Let me not be misunderstood. I hate - with the greatest passion - the recent and fashionable fetish for the virtues of narrative. I think it does a great damage to our lives, to our politics, and doesn't help much our literature either. Because I see narrative as one tool among others. And I see narrative as providing the structural precondition for an overcoming of narrative.

Thus, in Nicholson Baker's VOX the unreal contrivance of getting two people to talk on the phone and make a whole novel out of that is itself made possible by the entire history of literary art, going back at least to epistolary novels of the 18th century.

It is not narrative or plot that is the enemy. It is the assumption that plot or narrative, in its most simple form is necessary for a "good read".

Indeed, I have no sympathy for the current project to resurrect narrative, either under the auspices of an argument from natural science that narrative is simply human nature, nor the argument that there is some essence to narrative that insures a more "entertaining" or effective outcome.

You might say that I both agreed and disagreed with the room on that day. I might agree with the virtue of certain aesthetic achievements but I disagreed that rebelling or discarding anything of the past is a guarantee of achievement. Surely not any more or less than a slavish repetition of the past is a guarantee of failure.

In the end it is a question of how it is done.

In any case different styles exist for the very reason that different kinds of people exist. It would be an impoverished world were it to consist of a single mode. Indeed, because of the fact that reality is of necessity always partial, always from a particular point of view, we need this difference in order to begin to properly get a sense of anything of a whole.

We do not know it now, but, perhaps, in another twenty years, if we are still around, is it possible that we will look upon our current assumptions regarding the virtue of what we call the real in exactly the same way many of us now regard silent movie acting: as just as much an arbitrary assumption of what matters as anything else?


  1. Thanks for these comments! I may be one of the few people today for whom THE HARVEY GIRLS resonates more directly than many more "naturalistic" movies, as I place great meaning on certain types of visual codes. But of course I see the value in the other - it's just, as you say, a different animal, a different sort of experience or pleasure or mode of communication. Regarding your last idea, that styles now might be regarded as being as quaint as silent movie acting someday, last night I watched Chaplin's THE CIRCUS, and found it more exciting, current, funny, and moving than anything I've seen that's been made in the last 30 years. But that's I think to do with your other idea, that certain artworks such as Shakespeare and Miles Davis (and of course Chaplin) transcend time and style. Likewise, certain contemporary films often already seem dated, quaint, and artificial to me, even in their own time. You are right that great art doesn't date, and that style is only a tool.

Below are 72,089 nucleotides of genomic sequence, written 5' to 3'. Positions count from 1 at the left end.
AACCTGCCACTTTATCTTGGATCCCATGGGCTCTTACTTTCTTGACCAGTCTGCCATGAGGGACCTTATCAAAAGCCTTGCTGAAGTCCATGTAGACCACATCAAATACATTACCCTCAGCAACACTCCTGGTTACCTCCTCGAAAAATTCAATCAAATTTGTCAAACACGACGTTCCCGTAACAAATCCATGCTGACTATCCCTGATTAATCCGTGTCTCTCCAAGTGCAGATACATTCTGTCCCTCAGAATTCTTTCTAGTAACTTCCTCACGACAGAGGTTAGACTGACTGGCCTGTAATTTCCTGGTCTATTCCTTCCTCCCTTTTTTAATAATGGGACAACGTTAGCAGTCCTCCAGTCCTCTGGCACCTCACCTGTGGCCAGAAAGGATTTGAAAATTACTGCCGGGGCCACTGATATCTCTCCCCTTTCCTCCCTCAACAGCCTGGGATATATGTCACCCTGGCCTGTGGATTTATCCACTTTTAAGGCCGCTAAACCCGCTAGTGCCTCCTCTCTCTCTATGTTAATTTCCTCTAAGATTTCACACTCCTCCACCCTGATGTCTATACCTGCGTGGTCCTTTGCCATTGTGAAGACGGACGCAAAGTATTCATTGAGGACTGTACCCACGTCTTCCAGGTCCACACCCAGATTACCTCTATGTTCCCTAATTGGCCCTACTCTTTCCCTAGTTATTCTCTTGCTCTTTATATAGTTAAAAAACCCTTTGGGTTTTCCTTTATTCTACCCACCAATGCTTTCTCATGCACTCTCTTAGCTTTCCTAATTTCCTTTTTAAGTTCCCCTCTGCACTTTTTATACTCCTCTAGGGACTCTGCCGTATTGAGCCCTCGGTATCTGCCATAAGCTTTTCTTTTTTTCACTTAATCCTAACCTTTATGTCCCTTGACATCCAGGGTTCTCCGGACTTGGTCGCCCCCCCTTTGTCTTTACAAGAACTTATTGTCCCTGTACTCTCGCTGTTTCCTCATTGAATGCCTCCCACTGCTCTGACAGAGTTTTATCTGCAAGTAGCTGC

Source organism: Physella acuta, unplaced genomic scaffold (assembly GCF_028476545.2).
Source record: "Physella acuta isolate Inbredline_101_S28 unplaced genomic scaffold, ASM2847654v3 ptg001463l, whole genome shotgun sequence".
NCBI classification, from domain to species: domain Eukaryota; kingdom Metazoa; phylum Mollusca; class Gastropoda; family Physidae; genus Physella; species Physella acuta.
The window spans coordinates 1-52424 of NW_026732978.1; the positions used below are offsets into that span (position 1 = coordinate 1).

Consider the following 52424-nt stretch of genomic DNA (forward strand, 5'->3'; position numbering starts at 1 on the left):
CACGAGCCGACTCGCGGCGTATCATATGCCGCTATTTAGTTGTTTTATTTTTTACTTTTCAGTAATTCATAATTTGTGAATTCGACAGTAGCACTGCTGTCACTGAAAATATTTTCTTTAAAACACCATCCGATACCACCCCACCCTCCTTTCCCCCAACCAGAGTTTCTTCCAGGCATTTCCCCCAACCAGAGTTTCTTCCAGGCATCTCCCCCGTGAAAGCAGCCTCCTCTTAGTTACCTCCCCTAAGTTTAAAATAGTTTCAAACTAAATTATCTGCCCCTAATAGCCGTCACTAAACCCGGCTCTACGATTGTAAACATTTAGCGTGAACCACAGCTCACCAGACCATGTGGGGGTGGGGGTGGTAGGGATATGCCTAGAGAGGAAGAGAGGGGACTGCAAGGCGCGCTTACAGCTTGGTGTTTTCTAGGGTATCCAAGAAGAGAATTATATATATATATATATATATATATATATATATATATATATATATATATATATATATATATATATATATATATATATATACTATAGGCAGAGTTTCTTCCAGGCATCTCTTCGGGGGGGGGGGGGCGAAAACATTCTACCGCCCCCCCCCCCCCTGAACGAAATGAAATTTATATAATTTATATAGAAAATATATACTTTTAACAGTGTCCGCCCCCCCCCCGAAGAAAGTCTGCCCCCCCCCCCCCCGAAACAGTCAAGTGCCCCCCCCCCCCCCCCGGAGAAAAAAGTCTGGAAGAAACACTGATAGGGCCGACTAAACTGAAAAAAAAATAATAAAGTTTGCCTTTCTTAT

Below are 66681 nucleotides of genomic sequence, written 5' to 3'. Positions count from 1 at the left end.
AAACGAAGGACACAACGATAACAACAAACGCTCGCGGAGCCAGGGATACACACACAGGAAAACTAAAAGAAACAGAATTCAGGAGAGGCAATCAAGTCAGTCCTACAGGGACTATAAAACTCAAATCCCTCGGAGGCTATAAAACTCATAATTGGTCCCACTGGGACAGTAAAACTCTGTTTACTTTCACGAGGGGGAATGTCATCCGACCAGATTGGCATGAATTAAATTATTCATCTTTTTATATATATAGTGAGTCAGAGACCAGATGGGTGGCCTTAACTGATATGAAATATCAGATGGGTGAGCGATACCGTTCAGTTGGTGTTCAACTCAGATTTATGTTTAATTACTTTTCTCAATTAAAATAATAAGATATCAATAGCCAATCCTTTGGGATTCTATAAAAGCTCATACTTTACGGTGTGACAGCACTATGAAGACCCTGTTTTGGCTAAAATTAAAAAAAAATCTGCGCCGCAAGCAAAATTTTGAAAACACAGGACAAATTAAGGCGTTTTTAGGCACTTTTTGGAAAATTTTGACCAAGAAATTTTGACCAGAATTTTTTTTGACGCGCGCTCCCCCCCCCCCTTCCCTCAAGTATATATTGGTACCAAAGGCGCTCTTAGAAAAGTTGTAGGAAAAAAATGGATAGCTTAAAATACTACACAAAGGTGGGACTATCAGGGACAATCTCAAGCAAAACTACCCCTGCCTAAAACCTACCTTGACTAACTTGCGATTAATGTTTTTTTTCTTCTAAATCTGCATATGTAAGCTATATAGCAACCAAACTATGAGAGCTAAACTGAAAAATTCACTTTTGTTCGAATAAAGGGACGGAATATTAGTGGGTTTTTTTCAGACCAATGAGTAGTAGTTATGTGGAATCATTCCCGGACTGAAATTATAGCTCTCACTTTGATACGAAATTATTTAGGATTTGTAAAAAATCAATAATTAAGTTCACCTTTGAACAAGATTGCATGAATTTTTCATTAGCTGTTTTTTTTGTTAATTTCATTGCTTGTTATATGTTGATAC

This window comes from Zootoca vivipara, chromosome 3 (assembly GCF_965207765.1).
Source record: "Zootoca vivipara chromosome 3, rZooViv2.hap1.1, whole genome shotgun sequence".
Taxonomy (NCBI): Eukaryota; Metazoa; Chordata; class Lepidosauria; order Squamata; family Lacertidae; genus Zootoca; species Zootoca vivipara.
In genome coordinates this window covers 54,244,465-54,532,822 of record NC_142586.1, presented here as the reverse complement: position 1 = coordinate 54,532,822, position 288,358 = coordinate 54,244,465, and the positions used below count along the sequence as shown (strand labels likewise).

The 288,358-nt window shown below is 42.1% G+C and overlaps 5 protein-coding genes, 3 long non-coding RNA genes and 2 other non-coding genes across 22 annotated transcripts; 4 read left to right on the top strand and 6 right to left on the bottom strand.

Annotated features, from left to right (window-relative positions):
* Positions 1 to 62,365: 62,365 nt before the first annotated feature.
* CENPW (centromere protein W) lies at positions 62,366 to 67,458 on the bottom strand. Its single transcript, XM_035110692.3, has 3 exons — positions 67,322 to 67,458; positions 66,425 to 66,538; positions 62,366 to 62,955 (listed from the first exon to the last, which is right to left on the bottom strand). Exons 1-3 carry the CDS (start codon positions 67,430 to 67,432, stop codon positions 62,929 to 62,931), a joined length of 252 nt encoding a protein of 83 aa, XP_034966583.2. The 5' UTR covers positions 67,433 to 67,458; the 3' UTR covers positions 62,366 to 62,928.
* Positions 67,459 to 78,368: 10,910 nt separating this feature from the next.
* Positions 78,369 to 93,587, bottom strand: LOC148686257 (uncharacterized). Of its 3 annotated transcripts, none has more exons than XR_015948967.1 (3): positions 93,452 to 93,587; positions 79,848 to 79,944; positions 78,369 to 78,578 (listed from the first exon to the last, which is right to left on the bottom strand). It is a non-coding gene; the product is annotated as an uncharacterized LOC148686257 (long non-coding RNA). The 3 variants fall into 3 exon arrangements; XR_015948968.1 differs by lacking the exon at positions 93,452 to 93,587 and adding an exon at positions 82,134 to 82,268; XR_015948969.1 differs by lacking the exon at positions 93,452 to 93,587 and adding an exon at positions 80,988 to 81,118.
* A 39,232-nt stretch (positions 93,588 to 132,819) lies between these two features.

2. I think one reason that older movies often resonate more with me is that it's all been gone over and most of the junk has already been weeded out - that is, the movies that have been preserved and handed down to us are usually the best of the best. Once something is "vintage" we can more clearly see its qualities. That is, we can judge it along with everything else of its time and see how it tells the truth about something or gives an experience more or less effectively than something else. Sometimes though one sees something current and gets that rare feeling of seeing great art, and that's the most exciting feeling, because it connects you with your own time as well as with great art. I think that people often hope that if they work in the style of a master or a film they like, then some of the magic will rub off on them. It really is like magical thinking. I suppose it must work sometimes, but there has to be an organic idea there first, and the style has to fit the idea. Style without an idea never creates much of anything interesting.